1. I didn’t enjoy Lydia’s story because it does mirror some of my own past horrors and demons. Due to the loss of my Father, it was really hard to read her struggles with her Mother. Instead of pushing through it, I decided to lightly skim past that part. Should this affect other readers and their score against the book? Absolutely not! For me, it was just a little too hard to read, emotionally. It doesn’t affect my score at all, but I do have to admit I wasn’t as connected to her.
2. Christian just suddenly changed his mood. I would have liked to see a more gradual movement in his feelings, but the book is already over 400 pages long so I can understand why Debbie didn’t.

To list some of the amazing positives (that I haven’t already included):
1. The knitting quotes were fabulous! They really added a fantastic touch of personalism to the book.
2. The cover is gorgeous and colourful. If you’re going to judge a book by it’s cover, judge this book!
3. It was the perfect mix of contemporary, drama, women’s fiction and romance. I wouldn’t change a thing (minus some more Christian, of course).

Overall, this book was truly lovely! I’m glad I picked this book up years ago at a local department store! Although, I’m slightly upset it took me so long to read it! This book is a true gem that I’d recommend to ladies who love knitting, want a light, fluffy story or just want to dig into a sweet book!

Five out of five stars!

 

Check out this book on:
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Amazon.ca

If you enjoyed this book (or review!) check out another you might enjoy:
#BookReview Fire Sermon by Jamie Quatro
#BookReview Crazy Rich Asians by Kevin Kwan
#BookReview Fly With Me by Hudson Lin

 

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#BookReview Babyland by Holly Chamberlin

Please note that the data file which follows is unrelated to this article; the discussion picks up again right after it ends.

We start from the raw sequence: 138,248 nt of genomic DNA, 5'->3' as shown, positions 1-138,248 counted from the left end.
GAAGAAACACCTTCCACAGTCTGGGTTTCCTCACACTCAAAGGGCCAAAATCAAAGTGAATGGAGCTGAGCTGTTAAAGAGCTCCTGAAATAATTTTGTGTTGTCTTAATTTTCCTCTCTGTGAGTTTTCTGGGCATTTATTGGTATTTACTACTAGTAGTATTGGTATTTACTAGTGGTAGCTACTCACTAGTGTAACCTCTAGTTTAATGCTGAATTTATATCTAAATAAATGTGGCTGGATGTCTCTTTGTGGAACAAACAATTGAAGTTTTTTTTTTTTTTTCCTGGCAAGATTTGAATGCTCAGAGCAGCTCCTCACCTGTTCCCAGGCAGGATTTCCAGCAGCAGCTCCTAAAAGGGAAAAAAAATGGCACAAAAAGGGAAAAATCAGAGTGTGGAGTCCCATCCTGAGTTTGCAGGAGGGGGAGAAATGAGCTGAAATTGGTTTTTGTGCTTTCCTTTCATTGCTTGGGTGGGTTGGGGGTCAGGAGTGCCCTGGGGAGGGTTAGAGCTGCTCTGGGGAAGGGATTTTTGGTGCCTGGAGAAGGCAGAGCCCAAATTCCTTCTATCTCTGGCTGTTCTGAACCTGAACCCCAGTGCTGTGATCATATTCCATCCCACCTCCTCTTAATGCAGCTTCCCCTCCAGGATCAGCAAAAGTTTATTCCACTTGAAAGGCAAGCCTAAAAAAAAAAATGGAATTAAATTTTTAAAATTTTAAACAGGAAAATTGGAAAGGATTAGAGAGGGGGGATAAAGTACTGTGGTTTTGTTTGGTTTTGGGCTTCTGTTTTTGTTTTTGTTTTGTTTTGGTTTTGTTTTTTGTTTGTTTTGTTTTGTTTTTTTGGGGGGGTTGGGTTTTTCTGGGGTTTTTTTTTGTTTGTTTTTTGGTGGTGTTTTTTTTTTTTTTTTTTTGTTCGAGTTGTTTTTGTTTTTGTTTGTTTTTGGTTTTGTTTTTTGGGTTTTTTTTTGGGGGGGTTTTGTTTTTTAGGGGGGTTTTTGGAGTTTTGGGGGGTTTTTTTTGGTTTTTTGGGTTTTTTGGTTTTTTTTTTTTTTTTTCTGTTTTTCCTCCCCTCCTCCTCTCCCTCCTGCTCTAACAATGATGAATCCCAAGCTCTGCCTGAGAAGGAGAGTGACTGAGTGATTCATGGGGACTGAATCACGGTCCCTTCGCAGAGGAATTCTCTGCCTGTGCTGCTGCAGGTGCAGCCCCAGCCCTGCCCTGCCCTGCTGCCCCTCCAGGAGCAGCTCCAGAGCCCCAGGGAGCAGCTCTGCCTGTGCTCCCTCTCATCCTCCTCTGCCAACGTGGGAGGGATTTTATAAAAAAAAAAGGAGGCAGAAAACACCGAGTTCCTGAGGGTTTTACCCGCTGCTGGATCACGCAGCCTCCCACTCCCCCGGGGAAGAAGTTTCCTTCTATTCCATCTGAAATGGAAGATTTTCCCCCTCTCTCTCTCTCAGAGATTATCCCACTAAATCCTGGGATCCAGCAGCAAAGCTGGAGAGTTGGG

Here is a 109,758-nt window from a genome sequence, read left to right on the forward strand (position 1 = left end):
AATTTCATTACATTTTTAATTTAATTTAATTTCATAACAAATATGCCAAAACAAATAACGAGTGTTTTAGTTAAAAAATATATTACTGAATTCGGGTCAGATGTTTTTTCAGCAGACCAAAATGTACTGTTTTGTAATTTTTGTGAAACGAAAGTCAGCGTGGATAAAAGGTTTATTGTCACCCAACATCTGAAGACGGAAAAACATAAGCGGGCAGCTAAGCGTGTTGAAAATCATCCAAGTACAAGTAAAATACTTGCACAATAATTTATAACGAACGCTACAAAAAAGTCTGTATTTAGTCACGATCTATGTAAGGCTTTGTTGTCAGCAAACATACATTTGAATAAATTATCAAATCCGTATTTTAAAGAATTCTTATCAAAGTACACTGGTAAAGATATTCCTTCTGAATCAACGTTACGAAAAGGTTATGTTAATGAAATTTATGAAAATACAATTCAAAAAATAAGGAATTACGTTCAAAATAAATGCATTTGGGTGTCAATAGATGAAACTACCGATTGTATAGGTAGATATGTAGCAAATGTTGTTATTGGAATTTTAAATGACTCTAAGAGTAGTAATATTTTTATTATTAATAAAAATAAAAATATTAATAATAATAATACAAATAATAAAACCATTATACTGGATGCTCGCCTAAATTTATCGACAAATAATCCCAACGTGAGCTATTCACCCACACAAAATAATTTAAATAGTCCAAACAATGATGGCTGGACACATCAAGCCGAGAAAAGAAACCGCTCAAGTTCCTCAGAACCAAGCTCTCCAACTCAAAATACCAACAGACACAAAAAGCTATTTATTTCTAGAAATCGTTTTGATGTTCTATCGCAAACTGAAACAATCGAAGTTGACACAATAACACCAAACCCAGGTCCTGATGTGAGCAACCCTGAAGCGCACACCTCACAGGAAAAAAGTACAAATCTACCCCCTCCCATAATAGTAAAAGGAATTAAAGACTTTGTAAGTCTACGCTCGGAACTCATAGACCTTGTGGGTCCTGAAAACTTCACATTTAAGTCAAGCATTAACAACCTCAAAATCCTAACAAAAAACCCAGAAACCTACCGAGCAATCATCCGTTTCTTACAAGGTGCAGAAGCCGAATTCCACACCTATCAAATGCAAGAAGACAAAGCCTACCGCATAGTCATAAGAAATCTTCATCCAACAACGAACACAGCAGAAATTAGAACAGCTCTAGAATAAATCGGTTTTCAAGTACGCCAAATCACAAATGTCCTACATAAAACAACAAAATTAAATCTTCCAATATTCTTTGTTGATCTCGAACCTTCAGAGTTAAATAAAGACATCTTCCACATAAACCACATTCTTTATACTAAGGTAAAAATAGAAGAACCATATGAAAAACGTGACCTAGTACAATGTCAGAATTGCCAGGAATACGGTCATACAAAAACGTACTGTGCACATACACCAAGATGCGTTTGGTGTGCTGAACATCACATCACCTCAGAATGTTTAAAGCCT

Babyland by Holly Chamberlin felt like a soap opera of emotions!

I’m in this weird adult phase where I feel like an adult and want to think about marriage and babies but also feel like a child still (college does that to you, I hear). Picking this book up was part of my ‘I’m an adult who likes babies and marriage and soap operas’ phase. I have to say, it didn’t disappoint on what I wanted it to deliver.

I nabbed this book as a discount book store and I was stoked. I love getting books from random authors I’ve never heard of and I love sales. After reading the reviews for this book, I figured I needed to go in expecting a dramatic ride full of babies and girl gossip, and it delivered on that front!

I have to say, I really enjoyed this book! I wanted exactly what it delivered on and I couldn’t ask for much more. I want to read more by Holly Chamberlin because she does have her own style, and I dig it.

Anna is married to Ross (think Ross from friends) and they decided they aren’t going to have children. Then, TA DA!, she gets pregnant. The drama coming from this event, plus his family being rich, stereotypical jerks and her questioning her life brings out my inner soap opera addict. It’s full of silly drama, insane gossip and twists you can probably guess if you’ve ever watched a soap opera. Will she stay with Ross? Will she want another baby? Duh, duh duhhhhhhh. There’s lots of questions and this book doesn’t end up answering half of mine, but I still liked it.

My negatives for this book was that it felt a little too long and that I didn’t get to see the final happy ending shot of Anna and her man. I really wanted to hear about the happily ever after, but I didn’t. Oh well.

Overall, I liked this book. It was a nice change and it was easy to read. I was able to binge this book within a couple hours even though it’s so long, but that’s because Holly knows how to write a good book that’s easy to read.

Three out of five stars.

 

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Indigo, Chapters, Coles – Canadian Retailer

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#BookReview Dear Haiti, Love Alaine